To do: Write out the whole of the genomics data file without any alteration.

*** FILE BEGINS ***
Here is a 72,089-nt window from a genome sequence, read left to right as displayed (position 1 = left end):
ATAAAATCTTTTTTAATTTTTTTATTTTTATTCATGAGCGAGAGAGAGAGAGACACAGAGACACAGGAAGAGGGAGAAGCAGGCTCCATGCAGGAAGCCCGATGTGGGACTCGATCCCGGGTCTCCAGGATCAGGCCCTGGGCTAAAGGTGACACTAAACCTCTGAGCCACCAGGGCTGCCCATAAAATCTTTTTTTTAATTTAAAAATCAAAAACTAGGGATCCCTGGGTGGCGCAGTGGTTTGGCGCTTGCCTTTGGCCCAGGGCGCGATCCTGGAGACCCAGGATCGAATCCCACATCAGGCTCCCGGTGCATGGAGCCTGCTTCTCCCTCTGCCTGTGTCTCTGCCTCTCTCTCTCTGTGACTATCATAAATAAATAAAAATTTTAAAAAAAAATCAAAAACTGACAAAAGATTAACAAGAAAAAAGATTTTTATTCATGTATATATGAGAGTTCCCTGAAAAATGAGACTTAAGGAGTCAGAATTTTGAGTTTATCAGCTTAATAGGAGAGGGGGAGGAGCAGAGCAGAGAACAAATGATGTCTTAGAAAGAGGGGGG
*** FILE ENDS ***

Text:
Here is a 72,089-nt window from a genome sequence, read left to right as displayed (position 1 = left end):
ATAAAATCTTTTTTAATTTTTTTATTTTTATTCATGAGCGAGAGAGAGAGAGACACAGAGACACAGGAAGAGGGAGAAGCAGGCTCCATGCAGGAAGCCCGATGTGGGACTCGATCCCGGGTCTCCAGGATCAGGCCCTGGGCTAAAGGTGACACTAAACCTCTGAGCCACCAGGGCTGCCCATAAAATCTTTTTTTTAATTTAAAAATCAAAAACTAGGGATCCCTGGGTGGCGCAGTGGTTTGGCGCTTGCCTTTGGCCCAGGGCGCGATCCTGGAGACCCAGGATCGAATCCCACATCAGGCTCCCGGTGCATGGAGCCTGCTTCTCCCTCTGCCTGTGTCTCTGCCTCTCTCTCTCTGTGACTATCATAAATAAATAAAAATTTTAAAAAAAAATCAAAAACTGACAAAAGATTAACAAGAAAAAAGATTTTTATTCATGTATATATGAGAGTTCCCTGAAAAATGAGACTTAAGGAGTCAGAATTTTGAGTTTATCAGCTTAATAGGAGAGGGGGAGGAGCAGAGCAGAGAACAAATGATGTCTTAGAAAGAGGGGGG